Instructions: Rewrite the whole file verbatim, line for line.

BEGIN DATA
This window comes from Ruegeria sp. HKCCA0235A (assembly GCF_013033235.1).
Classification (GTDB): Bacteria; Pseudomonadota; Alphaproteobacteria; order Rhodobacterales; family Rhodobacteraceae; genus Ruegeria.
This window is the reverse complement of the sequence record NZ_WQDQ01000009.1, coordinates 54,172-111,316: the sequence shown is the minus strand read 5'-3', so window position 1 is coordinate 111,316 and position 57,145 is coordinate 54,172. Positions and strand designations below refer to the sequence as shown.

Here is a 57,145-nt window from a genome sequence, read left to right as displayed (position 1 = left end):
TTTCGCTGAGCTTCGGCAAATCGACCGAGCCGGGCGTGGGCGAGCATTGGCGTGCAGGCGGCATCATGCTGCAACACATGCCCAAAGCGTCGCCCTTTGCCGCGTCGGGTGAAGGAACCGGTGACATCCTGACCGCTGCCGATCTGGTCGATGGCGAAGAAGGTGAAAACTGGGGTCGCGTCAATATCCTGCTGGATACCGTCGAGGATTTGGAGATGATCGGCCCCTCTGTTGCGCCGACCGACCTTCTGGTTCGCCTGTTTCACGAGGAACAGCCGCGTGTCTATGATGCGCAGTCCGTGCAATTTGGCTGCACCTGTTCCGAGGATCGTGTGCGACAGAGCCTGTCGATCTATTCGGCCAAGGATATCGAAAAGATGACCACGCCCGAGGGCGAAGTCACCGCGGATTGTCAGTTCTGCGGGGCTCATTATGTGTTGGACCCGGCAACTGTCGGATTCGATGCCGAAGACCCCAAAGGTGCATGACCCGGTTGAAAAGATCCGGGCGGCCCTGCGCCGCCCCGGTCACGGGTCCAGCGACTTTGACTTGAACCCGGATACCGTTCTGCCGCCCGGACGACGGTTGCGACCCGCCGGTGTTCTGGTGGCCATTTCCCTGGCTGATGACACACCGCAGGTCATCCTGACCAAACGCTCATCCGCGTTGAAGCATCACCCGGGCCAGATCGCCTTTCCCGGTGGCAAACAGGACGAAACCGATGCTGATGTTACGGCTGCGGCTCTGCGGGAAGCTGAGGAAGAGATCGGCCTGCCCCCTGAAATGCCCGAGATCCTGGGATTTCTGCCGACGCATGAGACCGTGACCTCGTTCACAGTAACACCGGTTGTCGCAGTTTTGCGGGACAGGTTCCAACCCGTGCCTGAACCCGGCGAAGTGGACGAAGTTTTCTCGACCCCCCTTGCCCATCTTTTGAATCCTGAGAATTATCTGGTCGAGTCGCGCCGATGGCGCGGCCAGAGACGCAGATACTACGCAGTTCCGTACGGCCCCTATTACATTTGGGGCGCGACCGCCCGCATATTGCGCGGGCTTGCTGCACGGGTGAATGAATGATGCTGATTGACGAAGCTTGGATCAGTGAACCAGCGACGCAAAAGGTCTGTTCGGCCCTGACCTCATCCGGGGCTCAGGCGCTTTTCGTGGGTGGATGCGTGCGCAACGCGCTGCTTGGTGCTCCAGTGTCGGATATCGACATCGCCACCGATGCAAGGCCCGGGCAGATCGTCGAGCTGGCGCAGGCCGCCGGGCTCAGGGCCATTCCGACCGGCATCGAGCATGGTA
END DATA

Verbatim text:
This window comes from Ruegeria sp. HKCCA0235A (assembly GCF_013033235.1).
Classification (GTDB): Bacteria; Pseudomonadota; Alphaproteobacteria; order Rhodobacterales; family Rhodobacteraceae; genus Ruegeria.
This window is the reverse complement of the sequence record NZ_WQDQ01000009.1, coordinates 54,172-111,316: the sequence shown is the minus strand read 5'-3', so window position 1 is coordinate 111,316 and position 57,145 is coordinate 54,172. Positions and strand designations below refer to the sequence as shown.

Here is a 57,145-nt window from a genome sequence, read left to right as displayed (position 1 = left end):
TTTCGCTGAGCTTCGGCAAATCGACCGAGCCGGGCGTGGGCGAGCATTGGCGTGCAGGCGGCATCATGCTGCAACACATGCCCAAAGCGTCGCCCTTTGCCGCGTCGGGTGAAGGAACCGGTGACATCCTGACCGCTGCCGATCTGGTCGATGGCGAAGAAGGTGAAAACTGGGGTCGCGTCAATATCCTGCTGGATACCGTCGAGGATTTGGAGATGATCGGCCCCTCTGTTGCGCCGACCGACCTTCTGGTTCGCCTGTTTCACGAGGAACAGCCGCGTGTCTATGATGCGCAGTCCGTGCAATTTGGCTGCACCTGTTCCGAGGATCGTGTGCGACAGAGCCTGTCGATCTATTCGGCCAAGGATATCGAAAAGATGACCACGCCCGAGGGCGAAGTCACCGCGGATTGTCAGTTCTGCGGGGCTCATTATGTGTTGGACCCGGCAACTGTCGGATTCGATGCCGAAGACCCCAAAGGTGCATGACCCGGTTGAAAAGATCCGGGCGGCCCTGCGCCGCCCCGGTCACGGGTCCAGCGACTTTGACTTGAACCCGGATACCGTTCTGCCGCCCGGACGACGGTTGCGACCCGCCGGTGTTCTGGTGGCCATTTCCCTGGCTGATGACACACCGCAGGTCATCCTGACCAAACGCTCATCCGCGTTGAAGCATCACCCGGGCCAGATCGCCTTTCCCGGTGGCAAACAGGACGAAACCGATGCTGATGTTACGGCTGCGGCTCTGCGGGAAGCTGAGGAAGAGATCGGCCTGCCCCCTGAAATGCCCGAGATCCTGGGATTTCTGCCGACGCATGAGACCGTGACCTCGTTCACAGTAACACCGGTTGTCGCAGTTTTGCGGGACAGGTTCCAACCCGTGCCTGAACCCGGCGAAGTGGACGAAGTTTTCTCGACCCCCCTTGCCCATCTTTTGAATCCTGAGAATTATCTGGTCGAGTCGCGCCGATGGCGCGGCCAGAGACGCAGATACTACGCAGTTCCGTACGGCCCCTATTACATTTGGGGCGCGACCGCCCGCATATTGCGCGGGCTTGCTGCACGGGTGAATGAATGATGCTGATTGACGAAGCTTGGATCAGTGAACCAGCGACGCAAAAGGTCTGTTCGGCCCTGACCTCATCCGGGGCTCAGGCGCTTTTCGTGGGTGGATGCGTGCGCAACGCGCTGCTTGGTGCTCCAGTGTCGGATATCGACATCGCCACCGATGCAAGGCCCGGGCAGATCGTCGAGCTGGCGCAGGCCGCCGGGCTCAGGGCCATTCCGACCGGCATCGAGCATGGTA